Rohingya Muslims: Myanmar Must Make Decision On State Of Rohingyas

Ethnic relations in Myanmar have always been seemingly held on a precipice, a little tilt here or there and there’s an avalanche of rioting, mass killing, and a host of human rights violations.

Horrific details of how the Rohingyas were persecuted by the Buddhists have emerged. One particularly violent and disturbing story is that of a young mother and her two children. The woman’s breasts were brutally hacked off and her private parts mutilated, because according to her captors, "her breasts gave milk to Muslim babies and her womb gave birth to future generations of Muslims." Her son was dragged along the ground with a motorcycle. How the daughter met her end is unknown. Mohamed Salam, the devastated husband of the woman, lives alone with his only remaining child in a camp for displaced persons outside Sittwe. With the allegations that a Buddhist woman was raped and murdered by three Rohingya men a few months ago, riots have escalated again.

Nearly 10,000 houses of the Rohingyas have been burnt, their valuables thrown out. In desperation, many Rohingyas are seeking refuge in other countries.

The UN refugee agency estimates that there are around 28,000 Rohingya Muslim refugees currently in Malaysia, though the number is suspected to be much higher. Malaysia has reached out to Myanmar to try to find a possible solution for this problem, and has urged it "to take stronger action to prevent persecution of Muslims and bring the perpetrators to justice."

There are 11,000 Rohingya refugees in Thailand, but there are disturbing reports that many of them have been locked up in squalid cages for several months. In another recent development, around1,500 Rohingyas have reached Hyderabad, India. Having no knowledge of the native languages, Urdu or Hindi, they are forced to rely on the donations of philanthropists.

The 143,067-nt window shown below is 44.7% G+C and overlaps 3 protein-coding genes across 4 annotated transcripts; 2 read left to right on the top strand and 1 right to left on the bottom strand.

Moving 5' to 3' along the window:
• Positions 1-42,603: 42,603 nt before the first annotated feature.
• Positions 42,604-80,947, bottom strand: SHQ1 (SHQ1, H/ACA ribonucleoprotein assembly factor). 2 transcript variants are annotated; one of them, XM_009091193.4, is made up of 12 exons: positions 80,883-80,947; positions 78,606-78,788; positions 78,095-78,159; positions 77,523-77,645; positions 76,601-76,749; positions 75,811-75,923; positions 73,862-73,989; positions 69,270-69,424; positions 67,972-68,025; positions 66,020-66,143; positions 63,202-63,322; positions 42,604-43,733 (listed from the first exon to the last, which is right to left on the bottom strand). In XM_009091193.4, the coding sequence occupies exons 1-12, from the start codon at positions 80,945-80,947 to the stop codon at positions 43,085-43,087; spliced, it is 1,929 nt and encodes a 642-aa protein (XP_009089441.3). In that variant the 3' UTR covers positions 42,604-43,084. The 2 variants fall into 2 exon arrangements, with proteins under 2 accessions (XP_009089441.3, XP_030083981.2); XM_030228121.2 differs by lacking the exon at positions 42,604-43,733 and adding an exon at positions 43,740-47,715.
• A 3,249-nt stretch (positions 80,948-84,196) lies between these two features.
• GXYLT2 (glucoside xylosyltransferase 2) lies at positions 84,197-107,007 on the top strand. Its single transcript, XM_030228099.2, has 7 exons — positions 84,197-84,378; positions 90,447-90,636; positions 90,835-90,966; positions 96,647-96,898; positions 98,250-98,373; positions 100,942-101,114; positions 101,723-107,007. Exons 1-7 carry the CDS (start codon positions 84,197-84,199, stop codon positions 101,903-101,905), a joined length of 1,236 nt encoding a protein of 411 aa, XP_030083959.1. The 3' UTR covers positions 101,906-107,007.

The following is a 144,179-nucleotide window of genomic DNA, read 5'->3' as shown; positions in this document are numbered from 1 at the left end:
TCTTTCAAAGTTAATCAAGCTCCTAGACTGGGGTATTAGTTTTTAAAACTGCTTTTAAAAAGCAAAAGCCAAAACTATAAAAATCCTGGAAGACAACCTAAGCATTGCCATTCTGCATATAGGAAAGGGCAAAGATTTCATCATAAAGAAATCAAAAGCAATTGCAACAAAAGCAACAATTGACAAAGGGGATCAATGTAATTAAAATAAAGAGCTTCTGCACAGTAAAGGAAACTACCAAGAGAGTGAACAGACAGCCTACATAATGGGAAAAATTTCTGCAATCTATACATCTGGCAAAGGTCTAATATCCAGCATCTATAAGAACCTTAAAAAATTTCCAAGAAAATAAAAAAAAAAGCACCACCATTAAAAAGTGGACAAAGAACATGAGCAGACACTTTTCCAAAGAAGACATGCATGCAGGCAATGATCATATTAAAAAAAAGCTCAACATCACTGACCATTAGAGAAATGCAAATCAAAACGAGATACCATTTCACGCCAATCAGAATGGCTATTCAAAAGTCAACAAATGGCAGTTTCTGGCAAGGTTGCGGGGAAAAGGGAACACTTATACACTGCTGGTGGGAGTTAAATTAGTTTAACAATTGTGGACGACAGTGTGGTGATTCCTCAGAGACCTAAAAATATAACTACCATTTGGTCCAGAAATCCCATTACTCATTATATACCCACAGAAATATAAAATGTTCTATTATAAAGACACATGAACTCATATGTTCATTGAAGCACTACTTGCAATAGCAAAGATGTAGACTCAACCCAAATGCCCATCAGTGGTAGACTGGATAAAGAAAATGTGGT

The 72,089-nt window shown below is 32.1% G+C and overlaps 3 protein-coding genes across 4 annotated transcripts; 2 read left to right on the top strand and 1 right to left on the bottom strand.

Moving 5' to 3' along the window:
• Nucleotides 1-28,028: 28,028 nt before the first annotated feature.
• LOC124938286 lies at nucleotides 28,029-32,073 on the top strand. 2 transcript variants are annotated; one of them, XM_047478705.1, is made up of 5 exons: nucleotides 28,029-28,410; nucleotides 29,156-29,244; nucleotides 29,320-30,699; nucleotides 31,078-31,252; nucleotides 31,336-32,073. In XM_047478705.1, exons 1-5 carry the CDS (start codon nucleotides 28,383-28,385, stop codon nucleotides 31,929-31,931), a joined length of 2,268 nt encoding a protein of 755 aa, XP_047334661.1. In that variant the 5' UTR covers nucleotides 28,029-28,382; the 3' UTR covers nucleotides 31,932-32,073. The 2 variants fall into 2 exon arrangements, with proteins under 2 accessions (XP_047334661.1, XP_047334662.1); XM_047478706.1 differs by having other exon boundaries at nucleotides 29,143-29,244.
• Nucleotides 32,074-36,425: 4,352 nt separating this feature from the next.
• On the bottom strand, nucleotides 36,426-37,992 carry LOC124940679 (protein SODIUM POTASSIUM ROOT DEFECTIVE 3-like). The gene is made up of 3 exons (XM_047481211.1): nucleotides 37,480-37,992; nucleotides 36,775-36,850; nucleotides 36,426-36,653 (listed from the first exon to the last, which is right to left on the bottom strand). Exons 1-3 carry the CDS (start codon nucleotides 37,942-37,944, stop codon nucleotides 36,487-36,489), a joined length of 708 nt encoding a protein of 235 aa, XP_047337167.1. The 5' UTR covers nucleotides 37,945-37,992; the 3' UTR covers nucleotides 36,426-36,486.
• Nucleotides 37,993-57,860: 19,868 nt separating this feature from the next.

One of the most persecuted minority groups in the word, the Rohingyas were thought to have migrated to Burma in the period of British rule from Bangladesh. They have repeatedly been denied citizenship requests. The 1982 citizenship Law has designated three categories of citizens: full citizens, associate citizens and naturalized citizens. The Rohingyas do not belong in any of these categories.

They are given ID cards, but no citizenship status. Additionally, they are not allowed to travel without official permission. They are banned from owning land. They are even required to sign a commitment not to have more than two children.

The Rohingyas even tried to escape to their native Bangladesh — it was estimated that around 200,000 Rohingyas fled to Bangladesh after the 1987 riots, but it seems Bangladesh doesn’t want them there anymore and has denied them state support.

Myanmar must make a concerted decision regarding the state of the Rohingyas, for at the end of the day, they identify themselves as belonging from that country. Otherwise, it runs the risk of possible alienation and ruptures between its ties with other countries in South and Southeast Asia.